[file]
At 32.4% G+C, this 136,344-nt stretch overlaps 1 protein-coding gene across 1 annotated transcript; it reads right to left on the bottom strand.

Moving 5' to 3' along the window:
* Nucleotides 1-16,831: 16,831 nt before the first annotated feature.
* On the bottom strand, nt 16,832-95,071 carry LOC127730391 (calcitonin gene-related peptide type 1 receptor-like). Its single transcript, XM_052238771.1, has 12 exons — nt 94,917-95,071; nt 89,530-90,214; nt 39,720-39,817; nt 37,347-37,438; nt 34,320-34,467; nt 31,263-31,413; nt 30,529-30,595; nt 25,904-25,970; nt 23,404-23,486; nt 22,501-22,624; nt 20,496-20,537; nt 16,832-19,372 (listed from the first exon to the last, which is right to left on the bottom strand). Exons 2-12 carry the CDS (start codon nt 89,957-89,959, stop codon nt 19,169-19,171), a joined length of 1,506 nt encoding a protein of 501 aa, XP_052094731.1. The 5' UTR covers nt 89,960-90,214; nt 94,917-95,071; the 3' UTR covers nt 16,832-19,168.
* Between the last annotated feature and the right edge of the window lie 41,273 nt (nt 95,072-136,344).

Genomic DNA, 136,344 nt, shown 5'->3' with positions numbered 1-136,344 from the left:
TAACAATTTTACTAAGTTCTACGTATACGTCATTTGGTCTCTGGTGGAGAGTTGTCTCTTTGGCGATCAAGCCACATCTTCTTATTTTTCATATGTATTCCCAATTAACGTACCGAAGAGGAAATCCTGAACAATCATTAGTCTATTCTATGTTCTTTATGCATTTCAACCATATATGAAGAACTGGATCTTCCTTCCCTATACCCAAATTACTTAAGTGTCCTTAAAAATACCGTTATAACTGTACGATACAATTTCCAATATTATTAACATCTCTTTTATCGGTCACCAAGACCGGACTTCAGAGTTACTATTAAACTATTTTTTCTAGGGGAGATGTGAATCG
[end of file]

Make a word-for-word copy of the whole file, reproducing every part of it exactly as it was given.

At 32.4% G+C, this 136,344-nt stretch overlaps 1 protein-coding gene across 1 annotated transcript; it reads right to left on the bottom strand.

Moving 5' to 3' along the window:
* Nucleotides 1-16,831: 16,831 nt before the first annotated feature.
* On the bottom strand, nt 16,832-95,071 carry LOC127730391 (calcitonin gene-related peptide type 1 receptor-like). Its single transcript, XM_052238771.1, has 12 exons — nt 94,917-95,071; nt 89,530-90,214; nt 39,720-39,817; nt 37,347-37,438; nt 34,320-34,467; nt 31,263-31,413; nt 30,529-30,595; nt 25,904-25,970; nt 23,404-23,486; nt 22,501-22,624; nt 20,496-20,537; nt 16,832-19,372 (listed from the first exon to the last, which is right to left on the bottom strand). Exons 2-12 carry the CDS (start codon nt 89,957-89,959, stop codon nt 19,169-19,171), a joined length of 1,506 nt encoding a protein of 501 aa, XP_052094731.1. The 5' UTR covers nt 89,960-90,214; nt 94,917-95,071; the 3' UTR covers nt 16,832-19,168.
* Between the last annotated feature and the right edge of the window lie 41,273 nt (nt 95,072-136,344).

Genomic DNA, 136,344 nt, shown 5'->3' with positions numbered 1-136,344 from the left:
TAACAATTTTACTAAGTTCTACGTATACGTCATTTGGTCTCTGGTGGAGAGTTGTCTCTTTGGCGATCAAGCCACATCTTCTTATTTTTCATATGTATTCCCAATTAACGTACCGAAGAGGAAATCCTGAACAATCATTAGTCTATTCTATGTTCTTTATGCATTTCAACCATATATGAAGAACTGGATCTTCCTTCCCTATACCCAAATTACTTAAGTGTCCTTAAAAATACCGTTATAACTGTACGATACAATTTCCAATATTATTAACATCTCTTTTATCGGTCACCAAGACCGGACTTCAGAGTTACTATTAAACTATTTTTTCTAGGGGAGATGTGAATCG